There’s a lot to like about this camera. It’s well built. Canon put a lot of thought into the design and it shows. It has a fast shutter with a max speed of 1/1000s as well as a solid selection of slow speeds down to 1s. The adjustable focal length of the finder is innovative as well as intuitive. Literally every other camera has to have an external finder to have the same flexibility. You have a mind-numbing array of lenses that are compatible with the VT de luxe.

While I feel like the best feature is the film advance mechanism, others might not see it that way. It’s cool and odd at the same time, so if you can play with it a little before you buy it, that is recommended since it forces you to operate the camera a very specific way. Yeah, you can switch it off, but if you’re not going to use it the get a different camera; like the Canon P.

The Canon VT de luxe is a solid offering, even 64 years after it was released. It’s a sturdy well featured camera that is easy to operate and has a huge array of lenses it can use. So if you’re into rangefinders like me, I say go for it. Live a little. Besides, it’s not like you can have too many cameras.



General

Canon VT de luxe
Type : Rangefinder
Lens Mount : LTM/M39 thread
Operation :
Mechanical
Format :
35mm
Shutter :
Cloth/metal curtain shutter
Shutter Speeds :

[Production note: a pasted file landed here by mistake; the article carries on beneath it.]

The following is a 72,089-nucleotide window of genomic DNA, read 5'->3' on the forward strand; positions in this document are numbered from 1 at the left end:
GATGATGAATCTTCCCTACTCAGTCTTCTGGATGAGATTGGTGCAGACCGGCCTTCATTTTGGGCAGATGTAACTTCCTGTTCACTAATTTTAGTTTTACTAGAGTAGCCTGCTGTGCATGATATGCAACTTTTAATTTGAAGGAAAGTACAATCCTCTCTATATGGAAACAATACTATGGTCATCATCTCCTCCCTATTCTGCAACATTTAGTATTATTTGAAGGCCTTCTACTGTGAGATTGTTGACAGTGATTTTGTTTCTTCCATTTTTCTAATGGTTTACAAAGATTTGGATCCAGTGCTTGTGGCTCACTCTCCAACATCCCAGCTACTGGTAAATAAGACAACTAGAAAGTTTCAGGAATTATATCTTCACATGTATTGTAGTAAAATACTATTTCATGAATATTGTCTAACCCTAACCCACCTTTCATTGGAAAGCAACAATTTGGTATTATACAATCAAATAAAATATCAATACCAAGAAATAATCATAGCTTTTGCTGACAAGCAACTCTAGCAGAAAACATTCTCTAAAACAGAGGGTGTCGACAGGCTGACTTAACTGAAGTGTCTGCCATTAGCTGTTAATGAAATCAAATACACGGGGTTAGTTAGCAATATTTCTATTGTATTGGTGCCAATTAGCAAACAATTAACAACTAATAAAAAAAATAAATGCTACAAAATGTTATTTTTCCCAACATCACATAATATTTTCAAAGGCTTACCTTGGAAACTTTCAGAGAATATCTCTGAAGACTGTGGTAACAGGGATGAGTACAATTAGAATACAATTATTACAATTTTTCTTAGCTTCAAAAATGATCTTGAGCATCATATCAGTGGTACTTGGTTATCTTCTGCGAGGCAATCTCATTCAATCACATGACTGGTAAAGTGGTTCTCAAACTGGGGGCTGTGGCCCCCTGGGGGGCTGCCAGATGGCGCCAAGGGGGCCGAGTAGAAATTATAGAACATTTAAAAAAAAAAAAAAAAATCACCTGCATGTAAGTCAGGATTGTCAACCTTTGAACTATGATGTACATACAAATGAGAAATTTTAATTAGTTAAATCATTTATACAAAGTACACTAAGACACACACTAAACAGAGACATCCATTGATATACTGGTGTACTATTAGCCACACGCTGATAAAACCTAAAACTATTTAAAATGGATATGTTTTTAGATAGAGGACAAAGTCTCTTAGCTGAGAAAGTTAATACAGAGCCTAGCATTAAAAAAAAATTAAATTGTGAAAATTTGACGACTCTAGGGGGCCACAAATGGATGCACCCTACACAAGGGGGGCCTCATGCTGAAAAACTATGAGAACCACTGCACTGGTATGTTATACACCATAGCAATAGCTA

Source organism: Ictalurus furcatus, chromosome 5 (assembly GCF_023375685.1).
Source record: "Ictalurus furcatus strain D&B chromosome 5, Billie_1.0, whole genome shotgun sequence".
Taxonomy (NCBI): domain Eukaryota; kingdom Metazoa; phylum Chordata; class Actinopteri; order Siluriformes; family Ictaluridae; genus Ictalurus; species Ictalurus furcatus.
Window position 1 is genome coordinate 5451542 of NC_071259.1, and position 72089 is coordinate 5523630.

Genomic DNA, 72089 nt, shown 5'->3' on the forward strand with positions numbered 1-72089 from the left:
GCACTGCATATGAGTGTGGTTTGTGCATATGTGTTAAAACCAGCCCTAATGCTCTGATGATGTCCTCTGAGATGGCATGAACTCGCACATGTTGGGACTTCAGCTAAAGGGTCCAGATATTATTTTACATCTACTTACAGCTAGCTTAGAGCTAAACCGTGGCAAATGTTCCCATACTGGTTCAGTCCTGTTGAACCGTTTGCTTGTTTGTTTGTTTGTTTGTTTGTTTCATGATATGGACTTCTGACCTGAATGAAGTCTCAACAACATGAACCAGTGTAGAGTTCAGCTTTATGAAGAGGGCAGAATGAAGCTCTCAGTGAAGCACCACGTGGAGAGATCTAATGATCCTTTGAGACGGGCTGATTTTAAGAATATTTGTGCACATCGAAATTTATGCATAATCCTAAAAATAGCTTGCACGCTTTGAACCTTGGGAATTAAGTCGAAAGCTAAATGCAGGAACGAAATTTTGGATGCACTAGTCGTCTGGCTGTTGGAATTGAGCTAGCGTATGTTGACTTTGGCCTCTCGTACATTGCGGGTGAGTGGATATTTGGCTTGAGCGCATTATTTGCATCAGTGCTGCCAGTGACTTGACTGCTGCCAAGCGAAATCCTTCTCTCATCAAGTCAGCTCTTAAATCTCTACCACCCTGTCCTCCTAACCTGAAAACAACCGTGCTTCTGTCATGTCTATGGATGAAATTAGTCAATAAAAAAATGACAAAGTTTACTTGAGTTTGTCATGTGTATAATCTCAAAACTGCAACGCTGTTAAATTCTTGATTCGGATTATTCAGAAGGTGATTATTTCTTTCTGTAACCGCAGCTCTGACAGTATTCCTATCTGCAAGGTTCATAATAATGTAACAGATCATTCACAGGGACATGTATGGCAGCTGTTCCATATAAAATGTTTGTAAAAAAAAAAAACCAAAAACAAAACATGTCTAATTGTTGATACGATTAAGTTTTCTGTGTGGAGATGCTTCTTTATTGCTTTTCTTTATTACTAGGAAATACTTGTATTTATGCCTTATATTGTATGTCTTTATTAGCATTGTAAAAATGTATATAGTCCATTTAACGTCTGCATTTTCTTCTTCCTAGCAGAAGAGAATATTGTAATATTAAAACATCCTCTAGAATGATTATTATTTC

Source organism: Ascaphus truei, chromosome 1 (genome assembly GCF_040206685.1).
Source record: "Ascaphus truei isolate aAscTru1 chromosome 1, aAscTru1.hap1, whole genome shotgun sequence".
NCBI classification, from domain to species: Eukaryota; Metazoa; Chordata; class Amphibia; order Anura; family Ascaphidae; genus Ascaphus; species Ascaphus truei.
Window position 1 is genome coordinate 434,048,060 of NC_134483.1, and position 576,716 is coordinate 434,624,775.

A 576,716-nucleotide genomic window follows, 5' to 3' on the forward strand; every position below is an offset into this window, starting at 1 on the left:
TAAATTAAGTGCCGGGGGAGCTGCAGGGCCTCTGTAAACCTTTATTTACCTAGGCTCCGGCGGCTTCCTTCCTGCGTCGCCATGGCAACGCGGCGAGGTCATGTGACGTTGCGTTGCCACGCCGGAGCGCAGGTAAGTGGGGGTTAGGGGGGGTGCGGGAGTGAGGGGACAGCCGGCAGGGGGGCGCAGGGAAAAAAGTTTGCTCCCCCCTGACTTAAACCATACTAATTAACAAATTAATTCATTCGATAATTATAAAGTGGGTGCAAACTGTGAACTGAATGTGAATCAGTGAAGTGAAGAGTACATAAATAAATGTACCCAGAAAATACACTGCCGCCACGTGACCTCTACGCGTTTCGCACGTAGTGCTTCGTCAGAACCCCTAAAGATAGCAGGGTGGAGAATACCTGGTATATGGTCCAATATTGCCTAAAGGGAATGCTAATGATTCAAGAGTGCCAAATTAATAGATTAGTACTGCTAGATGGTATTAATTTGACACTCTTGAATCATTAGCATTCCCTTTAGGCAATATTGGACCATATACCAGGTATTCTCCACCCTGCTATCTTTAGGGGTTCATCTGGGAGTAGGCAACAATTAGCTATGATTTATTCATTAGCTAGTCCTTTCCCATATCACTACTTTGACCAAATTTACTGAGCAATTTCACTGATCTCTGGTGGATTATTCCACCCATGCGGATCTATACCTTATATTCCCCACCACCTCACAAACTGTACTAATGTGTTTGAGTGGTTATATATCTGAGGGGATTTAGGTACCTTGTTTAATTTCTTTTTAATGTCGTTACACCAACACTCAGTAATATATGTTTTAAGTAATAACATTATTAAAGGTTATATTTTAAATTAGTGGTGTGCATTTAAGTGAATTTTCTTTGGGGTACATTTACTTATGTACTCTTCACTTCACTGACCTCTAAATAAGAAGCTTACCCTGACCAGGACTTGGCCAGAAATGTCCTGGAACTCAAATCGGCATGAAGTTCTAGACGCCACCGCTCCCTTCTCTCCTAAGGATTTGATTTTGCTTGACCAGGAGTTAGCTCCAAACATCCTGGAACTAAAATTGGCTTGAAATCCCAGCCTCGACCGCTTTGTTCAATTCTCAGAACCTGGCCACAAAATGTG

B, T, 1s – 1/1000s
Shutter Remote : Mechanical
ISO Range : 25 – 3200
Shutter Lock : No
Self Timer : 10 seconds
Mirror Lock-up : No
DoF preview : No
Flash :
M, X, 1/30s
Flash Mount :
Cold shoe/sync port
Flash Sync : x/f – 1/30s, FP – 1s – 1/1000s
Multiple Exposure : Yes
Strap Lugs :
Yes
Battery : none
Production :
1957 – 1958
Weight :
798g (with 50mm f/1.8)

Download the Canon VT de luxe manual

Accessories

Universal Zoom Finder “S” for wide angle
Universal Zoom Finder”L” for telephoto
Lumi-field Finders (50mm, 85mm, 100mm & 125mm)
Grip : threads into base plate
Case : Leather clam shell w/strap
Flash Unit Model V
Light meter : RF light meter (released in 1959)
Lens hoods in various sizes



Canon M39/LTM Lens Specifications

19mm f/3.5L
Angle of view : 94 °
Elements : 11 in 11 groups
Aperture range : f/3.5 – f/22
Filter size : 72mm
* Aug. 1964 Supplied by case & finder

25mm f/3.5 Canon
Angle of view : 84 °
Elements : 5 in 3 groups